Abby's face fell. For once, a flicker of uncertainty lit up her green eyes. She slowly lowered the spoon from her mouth and held it, her other hand curled around her carton of ice cream. She dipped her head forward and narrowed her eyes, staring at him—still taken aback.

He wondered if he should wait for her to say something, or go on, and he had just decided to continue when she cut him off—

"Did she say something mean about me?" Abby demanded. Her brow furrowed and she glared at McGee. "Did she whine about having to work with me?" she snorted. Abby hardly gave McGee a chance to speak before she added: "If she's threatened by an ex-girlfriend, Tim—"

"She's not," McGee said calmly, interrupting. "She didn't say anything about you, Abby. She's not the type to criticize other women," he said earnestly, and then narrowed his eyes sharply. "You think I don't notice what's going on."

"What's going on, McGee?" demanded Abby, quoting him icily and throwing her spoon into her carton.

She pushed it away and folded her arms protectively around herself. McGee swallowed and stepped forward, clenching his hands in his pockets and meeting her eyes seriously—he didn't want her to martyr herself out of this conversation; he wanted her to realize she was in the wrong—and she had been for years.

"You mistreat the women I date," he accused simply—finally saying what had needed to be said for years now.

Her mouth popped open a little.

"Little Miss Quirky Sunshiny Department of Defense and I worked together just fine," she snapped testily. "I even gave her credit—"

"After you hid from her," McGee interrupted again. "After you treated her badly when you first met her. After you whined to Gibbs and tried to avoid it. After you were snippy to me when I talked about her. And—after every subtle insult you've thrown at her since you first heard me mention her," he detailed coolly. "I'm not even sure you were sincere in your compliments of her skills," he said frankly. He snorted skeptically. "You've demeaned her twice since I walked in."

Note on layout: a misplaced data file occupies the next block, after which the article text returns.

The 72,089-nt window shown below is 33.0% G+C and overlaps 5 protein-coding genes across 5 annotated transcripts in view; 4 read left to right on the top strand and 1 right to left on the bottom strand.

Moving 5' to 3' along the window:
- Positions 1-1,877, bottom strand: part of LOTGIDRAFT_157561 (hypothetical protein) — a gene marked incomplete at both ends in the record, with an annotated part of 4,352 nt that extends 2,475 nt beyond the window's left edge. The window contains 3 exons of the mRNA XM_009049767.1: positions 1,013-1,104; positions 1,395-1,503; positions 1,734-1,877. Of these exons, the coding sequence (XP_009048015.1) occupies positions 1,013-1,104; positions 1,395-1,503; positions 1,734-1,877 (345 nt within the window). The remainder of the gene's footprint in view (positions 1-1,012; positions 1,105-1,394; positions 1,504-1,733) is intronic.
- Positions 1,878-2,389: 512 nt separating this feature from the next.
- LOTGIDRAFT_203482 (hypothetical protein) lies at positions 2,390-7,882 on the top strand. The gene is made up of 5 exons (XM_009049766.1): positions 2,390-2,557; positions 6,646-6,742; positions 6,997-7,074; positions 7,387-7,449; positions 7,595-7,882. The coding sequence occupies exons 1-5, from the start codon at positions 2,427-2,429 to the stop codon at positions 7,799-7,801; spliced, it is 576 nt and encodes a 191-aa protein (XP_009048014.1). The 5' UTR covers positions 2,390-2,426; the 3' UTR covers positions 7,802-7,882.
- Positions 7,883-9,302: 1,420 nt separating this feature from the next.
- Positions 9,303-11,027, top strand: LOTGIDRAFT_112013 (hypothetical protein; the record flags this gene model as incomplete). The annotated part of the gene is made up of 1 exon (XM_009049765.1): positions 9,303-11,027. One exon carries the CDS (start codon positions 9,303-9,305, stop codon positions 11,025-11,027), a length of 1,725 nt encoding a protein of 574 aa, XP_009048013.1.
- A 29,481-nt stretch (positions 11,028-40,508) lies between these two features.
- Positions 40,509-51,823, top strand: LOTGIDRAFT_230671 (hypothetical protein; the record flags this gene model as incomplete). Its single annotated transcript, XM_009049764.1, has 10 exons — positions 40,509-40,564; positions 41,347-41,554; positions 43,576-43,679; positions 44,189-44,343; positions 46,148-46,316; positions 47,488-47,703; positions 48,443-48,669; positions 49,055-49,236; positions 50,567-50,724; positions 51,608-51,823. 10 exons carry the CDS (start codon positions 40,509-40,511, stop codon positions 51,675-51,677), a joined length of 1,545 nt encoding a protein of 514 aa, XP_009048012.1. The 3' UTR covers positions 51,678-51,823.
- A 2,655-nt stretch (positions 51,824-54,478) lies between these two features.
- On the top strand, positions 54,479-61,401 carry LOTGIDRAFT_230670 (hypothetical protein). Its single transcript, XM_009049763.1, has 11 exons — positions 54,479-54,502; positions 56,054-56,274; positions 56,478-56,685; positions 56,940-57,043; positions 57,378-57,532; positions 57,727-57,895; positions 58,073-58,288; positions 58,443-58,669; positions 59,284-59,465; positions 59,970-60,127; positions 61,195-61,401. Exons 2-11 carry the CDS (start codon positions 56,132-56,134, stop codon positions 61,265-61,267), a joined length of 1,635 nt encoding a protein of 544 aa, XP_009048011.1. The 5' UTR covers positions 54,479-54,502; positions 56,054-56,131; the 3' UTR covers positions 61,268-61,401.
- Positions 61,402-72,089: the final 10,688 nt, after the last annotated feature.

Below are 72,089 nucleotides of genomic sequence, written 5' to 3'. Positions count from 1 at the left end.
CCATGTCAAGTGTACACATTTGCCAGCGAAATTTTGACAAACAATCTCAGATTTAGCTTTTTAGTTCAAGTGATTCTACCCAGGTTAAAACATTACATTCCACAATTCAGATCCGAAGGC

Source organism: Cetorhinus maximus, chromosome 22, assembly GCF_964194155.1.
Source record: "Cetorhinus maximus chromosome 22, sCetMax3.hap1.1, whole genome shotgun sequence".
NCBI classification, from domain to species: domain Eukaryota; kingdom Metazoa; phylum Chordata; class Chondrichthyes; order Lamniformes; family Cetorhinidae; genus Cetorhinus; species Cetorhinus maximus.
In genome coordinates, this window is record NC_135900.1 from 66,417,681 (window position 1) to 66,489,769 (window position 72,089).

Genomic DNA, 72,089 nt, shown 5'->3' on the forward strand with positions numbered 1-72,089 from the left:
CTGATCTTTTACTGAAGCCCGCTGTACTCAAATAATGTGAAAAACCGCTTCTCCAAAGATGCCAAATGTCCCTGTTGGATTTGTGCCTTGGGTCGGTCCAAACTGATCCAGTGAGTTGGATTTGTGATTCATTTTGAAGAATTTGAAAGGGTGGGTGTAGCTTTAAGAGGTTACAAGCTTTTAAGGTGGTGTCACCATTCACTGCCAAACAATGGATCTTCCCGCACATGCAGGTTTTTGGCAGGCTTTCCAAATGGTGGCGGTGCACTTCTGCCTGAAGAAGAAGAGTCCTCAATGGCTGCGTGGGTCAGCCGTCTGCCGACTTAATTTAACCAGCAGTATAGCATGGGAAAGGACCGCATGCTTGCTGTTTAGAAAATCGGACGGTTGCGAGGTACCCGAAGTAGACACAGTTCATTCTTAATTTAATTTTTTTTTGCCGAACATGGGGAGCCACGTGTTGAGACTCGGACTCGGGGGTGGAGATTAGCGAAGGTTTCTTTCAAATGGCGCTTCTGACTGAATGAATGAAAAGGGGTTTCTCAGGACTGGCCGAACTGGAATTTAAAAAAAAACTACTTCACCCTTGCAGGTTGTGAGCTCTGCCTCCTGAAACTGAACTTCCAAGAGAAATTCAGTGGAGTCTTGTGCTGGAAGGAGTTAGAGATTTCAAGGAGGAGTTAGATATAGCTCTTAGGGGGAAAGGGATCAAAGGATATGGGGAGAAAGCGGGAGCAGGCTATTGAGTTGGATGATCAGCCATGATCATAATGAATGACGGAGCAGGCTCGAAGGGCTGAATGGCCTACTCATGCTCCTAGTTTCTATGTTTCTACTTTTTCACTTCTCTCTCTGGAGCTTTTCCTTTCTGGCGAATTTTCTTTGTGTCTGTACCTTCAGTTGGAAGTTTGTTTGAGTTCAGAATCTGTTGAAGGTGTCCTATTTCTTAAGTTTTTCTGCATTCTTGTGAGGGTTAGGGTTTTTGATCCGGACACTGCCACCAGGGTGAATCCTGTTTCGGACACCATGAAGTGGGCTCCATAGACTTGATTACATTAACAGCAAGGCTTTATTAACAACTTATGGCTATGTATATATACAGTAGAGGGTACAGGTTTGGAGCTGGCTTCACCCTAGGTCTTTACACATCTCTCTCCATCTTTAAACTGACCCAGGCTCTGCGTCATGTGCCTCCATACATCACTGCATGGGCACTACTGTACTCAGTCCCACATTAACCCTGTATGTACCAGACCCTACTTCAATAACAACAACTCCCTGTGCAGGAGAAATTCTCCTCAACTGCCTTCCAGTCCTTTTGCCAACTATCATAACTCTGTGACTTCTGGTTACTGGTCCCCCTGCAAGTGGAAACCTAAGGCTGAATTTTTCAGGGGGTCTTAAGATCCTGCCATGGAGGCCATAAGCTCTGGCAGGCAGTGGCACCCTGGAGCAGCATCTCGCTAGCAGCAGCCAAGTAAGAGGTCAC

Abby pressed her lips into a thin line and hugged herself tighter, her face flushing. Her eyes widened angrily and she stepped forward, a muscle in her temple throbbing. She glared at McGee.

"She must have said something, for you to come attack me," she accused.

"I'm not attacking you, Abby," McGee said firmly.

Delilah had said, only in vague passing, that Abby was oddly possessive of McGee—and that had made Tim angry; he didn't want Abby's overbearing tendency to insinuate she had dibs make Delilah feel insecure or unwanted. But—he was not here to fight Delilah's battles or make her look bad; he was here because this was more than just an Abby-Delilah thing.

"It's not just Delilah," McGee went on. He lifted his chin stubbornly. "You've never been nice to the women I've been involved with. You're snide and smug, and even when you're kind, I get the feeling it's forced."

"I want the right woman for you, Timmy," Abby said harshly. "I'm very persnickety about it. I want her to be good enough—"

"You think the only woman good enough for me is you," McGee cut her off, this time more loudly, and with more assertion. He paused, letting the words sink in—watching her face turn slightly pale—and then he lowered his voice again. "But you didn't want me," he reminded her passively.